No Lightweights for Ares I-X Upper Stage Simulator
Vince Bilardo may be the only rocket designer in history without a weight problem.
Instead of trying to make an upper stage simulator for next year’s Ares I-X test flight as light as possible, Billardo and his team from NASA’s Glenn Research Center in Ohio were given no weight restrictions, only guidelines for how it had to look on the outside.
Steel replaced aluminum and other exotic materials as the designers and builders assembled 11 large cylinders. That will change for the operational Ares I rocket when weight control will return as a primary factor for designers.
"This is essentially bridge construction-grade steel," Bilardo said as he walked among the cylinders inside the Vehicle Assembly Building at NASA’s Kennedy Space Center in Florida.
Even with nine cylinders of 1/2-inch-thick steel and two more of 3/4-inch-thick steel, Bilardo’s team had to build a place for 150,000 pounds in steel plates to accurately simulate the weight of a fueled upper stage.
The segments will be stacked on top of each other in coming months as the elements of the first Ares I rocket come together at Kennedy. The cylinders, which match the diameter of the Ares I upper stage, will be stacked on top of a solid rocket booster like the ones the space shuttle uses.
Only the first four segments of the first stage will be active for the Ares I-X test. A fifth segment, the upper stage and an Orion spacecraft at the top will be sensor-laden mass simulators.
Nor will astronauts be inside the spacecraft for the test flight. NASA has not tested a brand-new launch vehicle design for human flight since the space shuttle made its first flight in April 1981.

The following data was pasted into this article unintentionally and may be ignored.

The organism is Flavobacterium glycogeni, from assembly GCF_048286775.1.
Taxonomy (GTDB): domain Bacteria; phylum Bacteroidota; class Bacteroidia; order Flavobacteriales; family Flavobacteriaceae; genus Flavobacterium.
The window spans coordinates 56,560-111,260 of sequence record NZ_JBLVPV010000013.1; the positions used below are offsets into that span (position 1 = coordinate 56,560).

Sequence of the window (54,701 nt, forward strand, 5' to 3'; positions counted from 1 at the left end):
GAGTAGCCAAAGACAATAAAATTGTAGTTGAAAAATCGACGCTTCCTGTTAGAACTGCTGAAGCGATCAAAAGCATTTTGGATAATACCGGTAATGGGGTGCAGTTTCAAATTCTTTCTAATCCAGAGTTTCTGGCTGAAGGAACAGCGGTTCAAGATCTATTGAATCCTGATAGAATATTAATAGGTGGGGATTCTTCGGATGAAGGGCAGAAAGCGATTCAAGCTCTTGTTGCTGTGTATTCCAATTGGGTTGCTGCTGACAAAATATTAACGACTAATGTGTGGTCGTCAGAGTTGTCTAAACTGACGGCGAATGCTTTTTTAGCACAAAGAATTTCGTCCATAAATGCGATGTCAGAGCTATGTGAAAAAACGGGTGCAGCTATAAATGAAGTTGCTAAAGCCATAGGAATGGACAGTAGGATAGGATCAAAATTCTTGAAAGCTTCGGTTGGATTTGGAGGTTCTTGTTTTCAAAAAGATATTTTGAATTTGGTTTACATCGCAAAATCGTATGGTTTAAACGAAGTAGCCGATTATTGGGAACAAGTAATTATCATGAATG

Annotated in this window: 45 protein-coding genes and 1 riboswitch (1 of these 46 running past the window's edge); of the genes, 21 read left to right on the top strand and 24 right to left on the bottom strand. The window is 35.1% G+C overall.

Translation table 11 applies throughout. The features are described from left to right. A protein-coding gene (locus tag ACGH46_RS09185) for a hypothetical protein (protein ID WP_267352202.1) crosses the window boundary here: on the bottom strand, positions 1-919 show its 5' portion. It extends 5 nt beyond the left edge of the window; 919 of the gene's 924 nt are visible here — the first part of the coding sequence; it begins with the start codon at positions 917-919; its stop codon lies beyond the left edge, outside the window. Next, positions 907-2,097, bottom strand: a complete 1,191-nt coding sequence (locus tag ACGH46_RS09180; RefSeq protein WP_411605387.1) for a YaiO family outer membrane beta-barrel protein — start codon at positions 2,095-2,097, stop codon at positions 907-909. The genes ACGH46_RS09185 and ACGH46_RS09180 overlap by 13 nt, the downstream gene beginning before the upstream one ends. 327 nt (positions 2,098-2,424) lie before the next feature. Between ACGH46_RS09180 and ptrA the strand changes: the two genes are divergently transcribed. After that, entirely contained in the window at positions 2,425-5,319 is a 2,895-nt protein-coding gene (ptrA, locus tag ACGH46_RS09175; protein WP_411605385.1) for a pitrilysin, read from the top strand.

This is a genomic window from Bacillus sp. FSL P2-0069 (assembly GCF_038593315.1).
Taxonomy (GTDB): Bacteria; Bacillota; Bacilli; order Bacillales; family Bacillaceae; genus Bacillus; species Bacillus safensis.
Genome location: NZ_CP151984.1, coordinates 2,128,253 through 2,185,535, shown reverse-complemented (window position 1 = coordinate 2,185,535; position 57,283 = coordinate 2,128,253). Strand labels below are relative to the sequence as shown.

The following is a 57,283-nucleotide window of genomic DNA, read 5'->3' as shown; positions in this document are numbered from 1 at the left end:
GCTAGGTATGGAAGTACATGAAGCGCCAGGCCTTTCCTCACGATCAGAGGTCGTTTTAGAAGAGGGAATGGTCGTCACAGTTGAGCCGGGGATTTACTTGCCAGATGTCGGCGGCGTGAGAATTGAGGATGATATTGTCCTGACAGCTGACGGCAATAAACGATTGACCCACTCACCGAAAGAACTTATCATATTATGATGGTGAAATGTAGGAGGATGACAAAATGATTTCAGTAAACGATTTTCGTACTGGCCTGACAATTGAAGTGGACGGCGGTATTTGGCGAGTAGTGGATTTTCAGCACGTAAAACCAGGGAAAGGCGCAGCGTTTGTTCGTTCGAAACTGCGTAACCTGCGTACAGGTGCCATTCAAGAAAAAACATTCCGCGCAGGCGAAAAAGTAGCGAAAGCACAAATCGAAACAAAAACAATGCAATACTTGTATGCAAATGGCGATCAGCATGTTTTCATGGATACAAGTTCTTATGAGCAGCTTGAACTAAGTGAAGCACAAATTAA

The Ares I-X mission focuses on the first stage. Engineers have developed complex computer models to predict how the rocket will behave in flight, but managers want actual flight data to back up their projections. The first stage is based on the space shuttle’s solid rocket boosters, which have always flown in pairs.
The test flight will measure in detail what a single booster with a large stage standing on top of it will do as it leaves the launch pad and soars into the upper atmosphere.
"It’s one big data probe that we are flying through the most demanding ascent phase," said Jeff Hanley, manager of the Constellation Program. Constellation includes the Ares I and V rockets, the Orion spacecraft and the Altair moon lander.
The upper stage simulator will not fly for long. After the first stage burns out about two minutes after liftoff, it will separate and the upper stage will soar along unpowered until it splashes down in the South Atlantic Ocean.
While the rocket comes together at Kennedy for the test flight, other aspects of the Constellation Program are progressing as well. Designs are moving through review stages steadily, including the new engine being developed to power the Ares I upper stage.
Steven Siceloff, Kennedy Space Center